🌱to💰- Growing Money In Your Yard Series • {part 4.1} • Setting Yourself Up to Grow Money

in garden •  10 months ago


Welcome all green-thumbs and gardeners to part 4 of the
🌱to💰- Growing Money In Your Yard Series!

Tired of growing a lawn? Grow money instead!

This is a STEEMIT-EXCLUSIVE SERIES that is intended to help you get growing and making money doing it. If you have a passion for plants and a green-thumb or two, then you won't want to miss this series!

This is part 4 of an ongoing series, created and written by Brandon Holsey / @grow-pro. If you are unfamiliar with the 'style' of this series - it is not brief, nor is it your average garden how-to. I highly recommend reading the published parts of this series before proceeding with Part 4.


🌱to💰- Growing Money In Your Yard Series - {Introduction & Synopsis}

🌱to💰• Growing Money In Your Yard Series • {pt1} • Learn the Laws, Plan & Prepare

🌱to💰• Growing Money In Your Yard Series • {pt2} • Grow What You Know & How to Find Profitable Opportunities

🌱to💰• Growing Money In Your Yard Series • {pt3} • In-Depth Look At How I Started & What You Need To Succeed!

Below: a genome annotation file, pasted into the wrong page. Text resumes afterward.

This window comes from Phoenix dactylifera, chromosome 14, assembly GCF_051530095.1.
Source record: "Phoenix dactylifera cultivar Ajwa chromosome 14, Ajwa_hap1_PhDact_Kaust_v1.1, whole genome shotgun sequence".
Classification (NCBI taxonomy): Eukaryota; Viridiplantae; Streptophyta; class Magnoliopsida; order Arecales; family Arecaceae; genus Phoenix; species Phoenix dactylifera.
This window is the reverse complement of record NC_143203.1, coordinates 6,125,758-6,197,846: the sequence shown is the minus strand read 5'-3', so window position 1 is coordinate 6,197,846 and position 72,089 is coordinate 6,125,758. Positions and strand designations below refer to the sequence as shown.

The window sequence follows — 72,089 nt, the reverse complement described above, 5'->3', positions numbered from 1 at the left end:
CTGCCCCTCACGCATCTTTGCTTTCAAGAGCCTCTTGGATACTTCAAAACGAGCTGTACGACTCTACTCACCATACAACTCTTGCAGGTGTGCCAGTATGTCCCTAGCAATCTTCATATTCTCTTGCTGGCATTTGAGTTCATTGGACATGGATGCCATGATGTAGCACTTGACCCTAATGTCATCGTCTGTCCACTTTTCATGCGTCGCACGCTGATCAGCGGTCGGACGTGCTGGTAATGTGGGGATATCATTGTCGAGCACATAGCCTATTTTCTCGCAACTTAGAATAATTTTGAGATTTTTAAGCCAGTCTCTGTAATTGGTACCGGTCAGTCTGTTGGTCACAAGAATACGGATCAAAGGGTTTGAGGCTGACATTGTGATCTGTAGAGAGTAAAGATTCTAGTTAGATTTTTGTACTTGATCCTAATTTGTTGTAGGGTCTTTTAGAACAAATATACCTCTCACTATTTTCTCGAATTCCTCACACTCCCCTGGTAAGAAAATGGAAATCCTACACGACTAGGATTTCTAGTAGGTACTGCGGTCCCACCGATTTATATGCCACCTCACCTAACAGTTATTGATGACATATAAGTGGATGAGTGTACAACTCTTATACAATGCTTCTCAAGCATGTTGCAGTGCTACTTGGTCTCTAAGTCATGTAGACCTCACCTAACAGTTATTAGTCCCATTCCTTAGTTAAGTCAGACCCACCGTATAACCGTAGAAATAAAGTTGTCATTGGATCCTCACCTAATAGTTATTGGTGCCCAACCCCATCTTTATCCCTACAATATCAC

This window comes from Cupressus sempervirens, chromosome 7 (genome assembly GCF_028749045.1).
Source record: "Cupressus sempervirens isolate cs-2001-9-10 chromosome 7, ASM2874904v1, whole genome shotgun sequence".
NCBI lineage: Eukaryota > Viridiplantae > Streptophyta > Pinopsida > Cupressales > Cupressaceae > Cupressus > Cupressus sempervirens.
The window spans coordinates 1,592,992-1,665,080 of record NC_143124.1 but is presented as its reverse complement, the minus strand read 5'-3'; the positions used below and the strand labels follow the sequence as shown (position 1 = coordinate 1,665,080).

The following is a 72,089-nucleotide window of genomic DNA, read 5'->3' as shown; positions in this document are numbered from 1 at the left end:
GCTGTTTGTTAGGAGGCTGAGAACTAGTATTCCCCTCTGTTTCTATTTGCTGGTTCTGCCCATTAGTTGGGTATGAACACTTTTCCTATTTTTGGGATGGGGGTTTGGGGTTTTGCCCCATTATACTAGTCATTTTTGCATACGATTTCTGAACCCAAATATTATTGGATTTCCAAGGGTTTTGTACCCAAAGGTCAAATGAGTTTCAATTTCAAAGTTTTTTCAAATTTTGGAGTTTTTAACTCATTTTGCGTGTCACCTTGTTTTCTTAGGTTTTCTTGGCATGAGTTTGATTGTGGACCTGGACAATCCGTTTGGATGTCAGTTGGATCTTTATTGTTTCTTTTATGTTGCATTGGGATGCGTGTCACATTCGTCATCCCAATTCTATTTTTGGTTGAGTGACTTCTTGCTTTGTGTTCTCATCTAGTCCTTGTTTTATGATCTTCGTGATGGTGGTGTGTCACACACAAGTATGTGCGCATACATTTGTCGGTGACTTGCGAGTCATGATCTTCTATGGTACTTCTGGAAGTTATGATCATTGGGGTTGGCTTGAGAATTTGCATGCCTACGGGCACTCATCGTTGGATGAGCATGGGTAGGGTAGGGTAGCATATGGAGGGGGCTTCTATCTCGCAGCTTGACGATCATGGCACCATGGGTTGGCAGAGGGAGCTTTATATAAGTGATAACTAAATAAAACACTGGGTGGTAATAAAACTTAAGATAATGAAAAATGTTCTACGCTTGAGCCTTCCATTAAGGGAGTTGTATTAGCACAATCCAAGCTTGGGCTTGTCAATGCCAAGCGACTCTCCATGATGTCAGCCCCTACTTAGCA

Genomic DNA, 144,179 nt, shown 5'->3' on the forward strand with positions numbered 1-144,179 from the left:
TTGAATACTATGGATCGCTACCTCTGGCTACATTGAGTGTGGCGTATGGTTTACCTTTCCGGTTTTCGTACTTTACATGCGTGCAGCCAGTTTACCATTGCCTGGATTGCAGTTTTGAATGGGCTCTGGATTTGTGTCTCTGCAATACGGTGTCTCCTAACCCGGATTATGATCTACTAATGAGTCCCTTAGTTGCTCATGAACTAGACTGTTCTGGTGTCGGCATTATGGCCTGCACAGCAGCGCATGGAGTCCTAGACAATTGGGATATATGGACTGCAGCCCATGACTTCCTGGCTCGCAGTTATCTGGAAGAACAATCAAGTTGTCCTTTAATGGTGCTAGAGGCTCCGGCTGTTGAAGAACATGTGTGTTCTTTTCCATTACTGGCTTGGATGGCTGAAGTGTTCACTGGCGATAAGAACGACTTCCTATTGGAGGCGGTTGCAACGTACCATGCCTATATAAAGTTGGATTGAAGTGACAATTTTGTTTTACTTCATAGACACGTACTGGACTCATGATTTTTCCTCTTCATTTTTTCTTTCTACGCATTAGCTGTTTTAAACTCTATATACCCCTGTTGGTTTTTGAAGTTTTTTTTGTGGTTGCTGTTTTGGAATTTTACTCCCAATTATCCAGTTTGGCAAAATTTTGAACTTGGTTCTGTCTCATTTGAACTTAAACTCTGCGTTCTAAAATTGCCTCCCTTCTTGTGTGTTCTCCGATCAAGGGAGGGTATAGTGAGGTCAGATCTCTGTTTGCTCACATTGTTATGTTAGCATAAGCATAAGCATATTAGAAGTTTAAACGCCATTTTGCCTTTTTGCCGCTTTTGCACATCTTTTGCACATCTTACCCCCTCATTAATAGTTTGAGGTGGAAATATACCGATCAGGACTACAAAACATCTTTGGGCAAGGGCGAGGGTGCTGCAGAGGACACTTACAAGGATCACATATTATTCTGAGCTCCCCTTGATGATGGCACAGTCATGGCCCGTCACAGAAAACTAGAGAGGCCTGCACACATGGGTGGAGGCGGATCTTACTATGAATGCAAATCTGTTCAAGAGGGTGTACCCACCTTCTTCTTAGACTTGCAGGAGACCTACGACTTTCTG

🌱to💰- Growing Money In Your Yard Series Returns! Calling All Homesteaders & Green-Thumbs!

🌱to💰- Growing Money In Your Yard Series NOW HAS A DISCORD!!

You can also find all previous parts of the series HERE which is in the "PUBLISHED" Room on Growing Money In Your Yard Discord

Quite the introduction to get through, I know!

It is no surprise if you have followed the series, this series is not intended to be another "quick overview". The goal is to promote independence and financial freedom - it will require 'extra effort', but I want to show more people that it is worth it. This next part of the series will be an extensive look at how I grow money and how you can get set up to do the same!